Mental health is essential to everyone’s overall health and well-being, and mental illnesses are common and treatable.
But people experience symptoms of mental illnesses differently — and some engage in potentially dangerous or risky behaviors to avoid or cover up symptoms of a potential mental health problem. Sometimes people — especially young people — struggling with mental health concerns develop habits and behaviors that increase the risk of developing or exacerbating mental illnesses, or could be signs of mental health problems themselves.
Activities like compulsive sex, recreational drug use, obsessive internet use, excessive spending, or disordered exercise patterns can all be behaviors that can disrupt someone’s mental health and potentially lead them down a path toward crisis.
This May is Mental Health Month and Mental Health America of Licking County (MHALC) is raising awareness of Risky Business (#riskybusiness). The campaign is meant to educate and inform individuals dealing with a mental health concern that some behaviors and habits can be detrimental to recovery—or even mask a deeper issue — and that seeking help is nothing to be ashamed of.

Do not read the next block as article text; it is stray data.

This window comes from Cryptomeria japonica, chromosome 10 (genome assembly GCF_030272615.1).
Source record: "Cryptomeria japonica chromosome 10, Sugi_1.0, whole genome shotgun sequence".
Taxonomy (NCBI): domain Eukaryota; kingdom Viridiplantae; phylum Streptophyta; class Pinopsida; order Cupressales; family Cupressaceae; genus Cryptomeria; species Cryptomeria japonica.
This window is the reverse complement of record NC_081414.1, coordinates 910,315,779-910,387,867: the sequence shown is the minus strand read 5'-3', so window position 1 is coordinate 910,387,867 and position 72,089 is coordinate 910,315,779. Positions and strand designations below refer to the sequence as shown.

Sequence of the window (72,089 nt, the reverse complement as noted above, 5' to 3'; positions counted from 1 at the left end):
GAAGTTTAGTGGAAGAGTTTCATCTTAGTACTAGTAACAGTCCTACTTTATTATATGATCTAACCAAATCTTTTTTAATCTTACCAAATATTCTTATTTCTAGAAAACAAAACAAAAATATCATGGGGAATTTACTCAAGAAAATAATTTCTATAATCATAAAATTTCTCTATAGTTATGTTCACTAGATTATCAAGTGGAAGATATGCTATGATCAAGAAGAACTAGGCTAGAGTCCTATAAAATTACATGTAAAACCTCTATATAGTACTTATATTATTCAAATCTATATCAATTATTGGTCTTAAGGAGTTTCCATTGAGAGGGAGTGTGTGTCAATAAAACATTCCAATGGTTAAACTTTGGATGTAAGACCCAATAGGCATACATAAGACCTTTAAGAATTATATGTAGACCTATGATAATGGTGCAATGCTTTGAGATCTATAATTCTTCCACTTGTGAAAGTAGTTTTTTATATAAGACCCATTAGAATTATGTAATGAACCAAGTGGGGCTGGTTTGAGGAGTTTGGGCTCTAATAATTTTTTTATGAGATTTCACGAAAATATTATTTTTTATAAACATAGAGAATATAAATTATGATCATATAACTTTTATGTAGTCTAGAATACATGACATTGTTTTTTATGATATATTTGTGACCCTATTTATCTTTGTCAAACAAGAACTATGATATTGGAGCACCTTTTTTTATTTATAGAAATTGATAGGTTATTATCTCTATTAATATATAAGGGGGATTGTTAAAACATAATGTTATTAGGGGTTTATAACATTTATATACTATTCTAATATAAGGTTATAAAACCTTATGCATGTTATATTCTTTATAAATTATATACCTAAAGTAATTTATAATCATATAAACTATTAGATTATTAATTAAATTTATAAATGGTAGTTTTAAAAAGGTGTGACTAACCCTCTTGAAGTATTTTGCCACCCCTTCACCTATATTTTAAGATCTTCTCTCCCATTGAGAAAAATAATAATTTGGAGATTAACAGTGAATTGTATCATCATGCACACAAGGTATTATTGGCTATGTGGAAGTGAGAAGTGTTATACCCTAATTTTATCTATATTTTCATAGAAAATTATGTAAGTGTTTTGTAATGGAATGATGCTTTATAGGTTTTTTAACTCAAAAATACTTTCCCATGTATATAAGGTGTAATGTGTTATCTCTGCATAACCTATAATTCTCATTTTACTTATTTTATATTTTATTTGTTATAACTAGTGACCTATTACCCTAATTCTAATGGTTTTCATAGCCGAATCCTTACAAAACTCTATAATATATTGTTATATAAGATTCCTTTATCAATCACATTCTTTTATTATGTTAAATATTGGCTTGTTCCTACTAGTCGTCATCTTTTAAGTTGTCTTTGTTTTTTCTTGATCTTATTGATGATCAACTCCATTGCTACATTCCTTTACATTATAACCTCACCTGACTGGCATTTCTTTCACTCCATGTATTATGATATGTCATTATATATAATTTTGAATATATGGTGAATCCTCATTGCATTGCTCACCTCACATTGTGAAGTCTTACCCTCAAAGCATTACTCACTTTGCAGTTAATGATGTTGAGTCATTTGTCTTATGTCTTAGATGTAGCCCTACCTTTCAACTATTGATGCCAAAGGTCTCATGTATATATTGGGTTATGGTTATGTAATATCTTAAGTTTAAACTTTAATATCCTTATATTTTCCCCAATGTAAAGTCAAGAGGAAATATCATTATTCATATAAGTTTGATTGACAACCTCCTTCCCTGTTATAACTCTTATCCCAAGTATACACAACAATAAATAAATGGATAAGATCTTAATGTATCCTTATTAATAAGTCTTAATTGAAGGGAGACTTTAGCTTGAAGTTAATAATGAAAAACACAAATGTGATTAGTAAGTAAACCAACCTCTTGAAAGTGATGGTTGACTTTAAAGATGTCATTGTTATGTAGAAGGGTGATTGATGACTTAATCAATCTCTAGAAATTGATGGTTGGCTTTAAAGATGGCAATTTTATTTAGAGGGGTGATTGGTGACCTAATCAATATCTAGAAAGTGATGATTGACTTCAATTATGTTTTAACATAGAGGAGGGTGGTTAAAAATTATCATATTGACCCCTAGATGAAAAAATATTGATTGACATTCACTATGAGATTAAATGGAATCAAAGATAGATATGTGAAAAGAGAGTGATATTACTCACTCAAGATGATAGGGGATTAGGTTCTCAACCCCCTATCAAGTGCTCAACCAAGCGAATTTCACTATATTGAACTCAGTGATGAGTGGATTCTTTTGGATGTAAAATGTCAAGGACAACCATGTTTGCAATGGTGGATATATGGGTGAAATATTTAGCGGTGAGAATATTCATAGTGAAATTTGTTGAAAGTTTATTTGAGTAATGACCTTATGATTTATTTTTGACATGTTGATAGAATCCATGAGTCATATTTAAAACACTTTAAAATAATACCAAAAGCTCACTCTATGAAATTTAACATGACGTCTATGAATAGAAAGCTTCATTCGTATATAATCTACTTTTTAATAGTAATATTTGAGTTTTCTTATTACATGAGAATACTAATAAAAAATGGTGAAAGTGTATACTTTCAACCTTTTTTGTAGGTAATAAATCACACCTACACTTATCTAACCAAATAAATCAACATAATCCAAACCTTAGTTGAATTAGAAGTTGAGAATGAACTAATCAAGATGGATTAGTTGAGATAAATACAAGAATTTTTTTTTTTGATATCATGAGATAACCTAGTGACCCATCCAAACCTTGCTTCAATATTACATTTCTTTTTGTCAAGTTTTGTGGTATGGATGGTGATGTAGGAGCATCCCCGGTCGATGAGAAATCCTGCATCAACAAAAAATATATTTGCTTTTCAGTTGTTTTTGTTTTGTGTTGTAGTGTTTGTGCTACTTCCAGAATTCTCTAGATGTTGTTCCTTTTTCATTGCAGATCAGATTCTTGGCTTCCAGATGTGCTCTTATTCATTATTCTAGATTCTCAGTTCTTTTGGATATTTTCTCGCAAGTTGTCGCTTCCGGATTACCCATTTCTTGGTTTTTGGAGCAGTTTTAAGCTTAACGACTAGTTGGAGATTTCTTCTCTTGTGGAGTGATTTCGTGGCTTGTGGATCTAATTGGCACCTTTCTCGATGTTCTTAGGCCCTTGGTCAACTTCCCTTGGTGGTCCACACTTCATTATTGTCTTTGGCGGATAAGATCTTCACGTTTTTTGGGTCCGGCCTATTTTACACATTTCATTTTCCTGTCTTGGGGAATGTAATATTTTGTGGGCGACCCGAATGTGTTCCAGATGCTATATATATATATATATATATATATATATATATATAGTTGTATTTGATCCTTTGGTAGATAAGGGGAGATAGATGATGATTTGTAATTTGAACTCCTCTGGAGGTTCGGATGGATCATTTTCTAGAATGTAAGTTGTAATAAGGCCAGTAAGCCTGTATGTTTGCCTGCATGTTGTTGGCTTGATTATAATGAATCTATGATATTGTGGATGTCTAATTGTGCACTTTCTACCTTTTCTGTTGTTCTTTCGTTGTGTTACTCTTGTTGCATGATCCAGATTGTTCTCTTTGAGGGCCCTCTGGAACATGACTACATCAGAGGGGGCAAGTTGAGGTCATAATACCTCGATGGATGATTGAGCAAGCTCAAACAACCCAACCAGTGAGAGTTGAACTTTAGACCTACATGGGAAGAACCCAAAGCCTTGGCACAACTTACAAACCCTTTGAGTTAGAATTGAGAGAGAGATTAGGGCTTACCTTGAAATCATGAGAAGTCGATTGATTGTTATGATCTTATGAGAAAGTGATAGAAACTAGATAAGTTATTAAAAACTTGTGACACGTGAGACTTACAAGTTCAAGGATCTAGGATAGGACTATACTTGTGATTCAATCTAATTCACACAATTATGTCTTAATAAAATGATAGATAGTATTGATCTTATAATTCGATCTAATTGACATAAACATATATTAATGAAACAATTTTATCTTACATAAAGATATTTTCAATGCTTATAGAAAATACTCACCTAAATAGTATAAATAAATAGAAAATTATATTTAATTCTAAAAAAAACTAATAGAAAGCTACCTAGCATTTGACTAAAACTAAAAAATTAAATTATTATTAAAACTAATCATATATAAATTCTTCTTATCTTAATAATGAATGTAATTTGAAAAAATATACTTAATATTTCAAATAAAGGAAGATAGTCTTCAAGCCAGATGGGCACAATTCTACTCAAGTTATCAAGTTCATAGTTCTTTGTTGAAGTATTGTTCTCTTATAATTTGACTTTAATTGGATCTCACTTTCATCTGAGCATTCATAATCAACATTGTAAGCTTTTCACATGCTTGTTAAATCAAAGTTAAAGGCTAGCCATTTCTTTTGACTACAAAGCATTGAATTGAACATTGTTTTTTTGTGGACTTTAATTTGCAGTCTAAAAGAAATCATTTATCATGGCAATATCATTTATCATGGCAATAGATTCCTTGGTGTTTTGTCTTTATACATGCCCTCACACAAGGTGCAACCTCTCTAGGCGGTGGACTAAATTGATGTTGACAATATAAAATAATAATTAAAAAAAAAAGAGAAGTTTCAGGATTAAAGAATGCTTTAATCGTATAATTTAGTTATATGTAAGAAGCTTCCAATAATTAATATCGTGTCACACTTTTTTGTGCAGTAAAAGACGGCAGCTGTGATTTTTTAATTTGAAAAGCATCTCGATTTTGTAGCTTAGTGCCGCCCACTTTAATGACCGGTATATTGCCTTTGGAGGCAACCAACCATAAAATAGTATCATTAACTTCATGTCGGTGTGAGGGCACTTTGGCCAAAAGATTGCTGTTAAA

Take the interactive quiz at www.mentalhealthamerica.net/whatstoofar and tell us when you think behaviors or habits go from being acceptable to unhealthy. MHALC wants everyone to know that mental illnesses are real, that recovery is always the goal and that even if you or someone you love are engaging in risky behavior, there is help.
It is important to understand early symptoms of mental illness and know when certain behaviors are potentially signs of something more. We need to speak up early and educate people about risky behavior and its connection to mental illness and do so in a compassionate, judgement-free way.
When we engage in prevention and early identification, we can help reduce the burden of mental illness by identifying symptoms and warning signs early and provide effective treatment Before Stage 4. So, let’s talk about what is and is not risky business. Let’s understand where it’s important to draw the line, so that we can address mental illness B4Stage4, and help others on the road to recovery.
Penny Sitler is the executive director of Mental Health America of Licking County.
Found in The Newark Advocate May 7, 2017